You may recall Juli Briskman, the biker that flipped the finger to Trump’s passing motorcade, and lost her job after a photo she posted went viral.
Many states have similar claims under their common laws. In Ohio, we call it Wrongful Discharge in Violation of Public Policy. It prohibits employers from dismissing employees under circumstances that would jeopardize a clear public policy manifested in a state or federal constitution, statute, or administrative regulation, or in the common law.
This case is going to be fascinating to watch. As I’ve discussed before, private-sector employees (like Ms. Briskman) generally don’t have free speech rights at work. She, however, is attempting the bootstrap her employer’s alleged (and yet to be proven) concern over the status of its federal contracts into a First Amendment retaliation claim.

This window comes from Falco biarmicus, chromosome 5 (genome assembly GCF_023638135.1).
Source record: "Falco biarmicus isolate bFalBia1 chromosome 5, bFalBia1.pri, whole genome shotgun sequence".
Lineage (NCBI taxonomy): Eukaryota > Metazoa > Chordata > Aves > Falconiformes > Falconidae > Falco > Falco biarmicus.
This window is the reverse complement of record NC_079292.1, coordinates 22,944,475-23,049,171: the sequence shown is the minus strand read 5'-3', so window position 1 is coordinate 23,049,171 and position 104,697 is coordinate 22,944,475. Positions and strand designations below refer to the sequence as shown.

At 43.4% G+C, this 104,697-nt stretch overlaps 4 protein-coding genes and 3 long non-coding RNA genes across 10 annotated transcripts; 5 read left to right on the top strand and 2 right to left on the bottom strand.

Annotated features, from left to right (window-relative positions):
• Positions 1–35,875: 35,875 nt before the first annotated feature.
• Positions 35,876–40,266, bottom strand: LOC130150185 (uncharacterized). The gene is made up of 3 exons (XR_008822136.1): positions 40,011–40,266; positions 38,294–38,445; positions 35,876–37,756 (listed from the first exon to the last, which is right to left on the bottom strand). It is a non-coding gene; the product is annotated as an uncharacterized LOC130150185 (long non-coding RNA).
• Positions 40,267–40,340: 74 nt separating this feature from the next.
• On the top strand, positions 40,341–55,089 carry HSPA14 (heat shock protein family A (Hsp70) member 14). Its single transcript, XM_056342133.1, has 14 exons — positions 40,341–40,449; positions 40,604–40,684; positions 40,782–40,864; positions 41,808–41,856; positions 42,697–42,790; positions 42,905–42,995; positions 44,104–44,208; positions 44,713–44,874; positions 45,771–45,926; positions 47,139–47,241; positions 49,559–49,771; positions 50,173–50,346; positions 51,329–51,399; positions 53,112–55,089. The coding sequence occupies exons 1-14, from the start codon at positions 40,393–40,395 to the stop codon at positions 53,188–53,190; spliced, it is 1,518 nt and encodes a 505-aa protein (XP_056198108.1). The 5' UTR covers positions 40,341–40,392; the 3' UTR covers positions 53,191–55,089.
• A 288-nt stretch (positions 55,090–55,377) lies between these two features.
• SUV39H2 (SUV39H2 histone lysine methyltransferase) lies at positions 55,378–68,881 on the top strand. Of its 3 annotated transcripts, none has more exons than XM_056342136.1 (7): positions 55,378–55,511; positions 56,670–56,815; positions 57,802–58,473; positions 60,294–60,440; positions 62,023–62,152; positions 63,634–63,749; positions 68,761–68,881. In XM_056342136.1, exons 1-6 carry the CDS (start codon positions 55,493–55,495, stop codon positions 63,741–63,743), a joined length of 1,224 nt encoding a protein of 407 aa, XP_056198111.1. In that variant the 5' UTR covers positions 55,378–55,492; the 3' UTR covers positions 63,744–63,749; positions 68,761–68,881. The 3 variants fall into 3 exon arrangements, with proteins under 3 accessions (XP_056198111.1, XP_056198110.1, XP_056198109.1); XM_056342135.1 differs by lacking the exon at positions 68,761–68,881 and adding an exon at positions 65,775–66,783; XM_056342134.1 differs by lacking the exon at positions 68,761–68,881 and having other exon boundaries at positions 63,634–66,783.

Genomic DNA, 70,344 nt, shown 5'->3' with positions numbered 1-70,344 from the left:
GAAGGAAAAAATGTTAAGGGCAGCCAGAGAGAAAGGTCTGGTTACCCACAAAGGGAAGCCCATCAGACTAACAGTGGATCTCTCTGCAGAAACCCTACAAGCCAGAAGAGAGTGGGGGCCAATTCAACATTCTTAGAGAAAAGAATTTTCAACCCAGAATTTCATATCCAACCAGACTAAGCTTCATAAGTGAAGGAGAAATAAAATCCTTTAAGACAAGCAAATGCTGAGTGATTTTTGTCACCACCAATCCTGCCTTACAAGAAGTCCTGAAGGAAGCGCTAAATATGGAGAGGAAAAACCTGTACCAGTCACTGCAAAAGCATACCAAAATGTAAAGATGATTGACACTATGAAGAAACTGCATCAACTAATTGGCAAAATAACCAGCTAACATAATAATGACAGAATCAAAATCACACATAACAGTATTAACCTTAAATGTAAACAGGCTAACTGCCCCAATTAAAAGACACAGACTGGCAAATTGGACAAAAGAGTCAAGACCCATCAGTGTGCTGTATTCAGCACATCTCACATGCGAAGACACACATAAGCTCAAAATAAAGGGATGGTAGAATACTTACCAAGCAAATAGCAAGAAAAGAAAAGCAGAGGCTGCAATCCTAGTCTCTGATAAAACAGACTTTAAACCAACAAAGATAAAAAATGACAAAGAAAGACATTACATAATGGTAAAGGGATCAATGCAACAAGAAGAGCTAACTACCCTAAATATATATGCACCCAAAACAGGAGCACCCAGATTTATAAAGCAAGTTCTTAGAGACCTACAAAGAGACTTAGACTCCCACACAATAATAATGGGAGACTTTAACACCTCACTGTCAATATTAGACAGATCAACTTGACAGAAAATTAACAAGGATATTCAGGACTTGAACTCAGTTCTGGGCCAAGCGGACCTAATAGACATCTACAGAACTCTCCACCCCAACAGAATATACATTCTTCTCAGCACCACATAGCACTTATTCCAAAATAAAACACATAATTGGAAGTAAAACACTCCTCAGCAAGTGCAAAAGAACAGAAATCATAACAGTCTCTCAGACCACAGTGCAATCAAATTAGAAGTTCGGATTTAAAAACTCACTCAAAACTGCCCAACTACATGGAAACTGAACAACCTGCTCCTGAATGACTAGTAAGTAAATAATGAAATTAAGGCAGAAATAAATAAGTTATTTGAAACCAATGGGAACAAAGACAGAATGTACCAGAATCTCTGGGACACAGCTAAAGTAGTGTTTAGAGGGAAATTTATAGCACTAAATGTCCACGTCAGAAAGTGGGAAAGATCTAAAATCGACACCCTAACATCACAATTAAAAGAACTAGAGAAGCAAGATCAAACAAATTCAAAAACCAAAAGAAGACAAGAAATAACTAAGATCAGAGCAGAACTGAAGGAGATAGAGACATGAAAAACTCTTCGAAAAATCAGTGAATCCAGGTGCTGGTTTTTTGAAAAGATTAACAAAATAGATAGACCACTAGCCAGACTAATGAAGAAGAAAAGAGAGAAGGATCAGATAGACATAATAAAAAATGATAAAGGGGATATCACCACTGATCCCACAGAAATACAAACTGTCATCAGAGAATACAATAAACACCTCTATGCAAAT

So, does an employee of a federal contractor have a claim if fired over a concern by the employer that the employee’s speech could jeopardize the employer’s federal contracts?
I am skeptical that this claim has legal merit. But stay tuned. I have a feeling this case is going to have a long and interesting journey.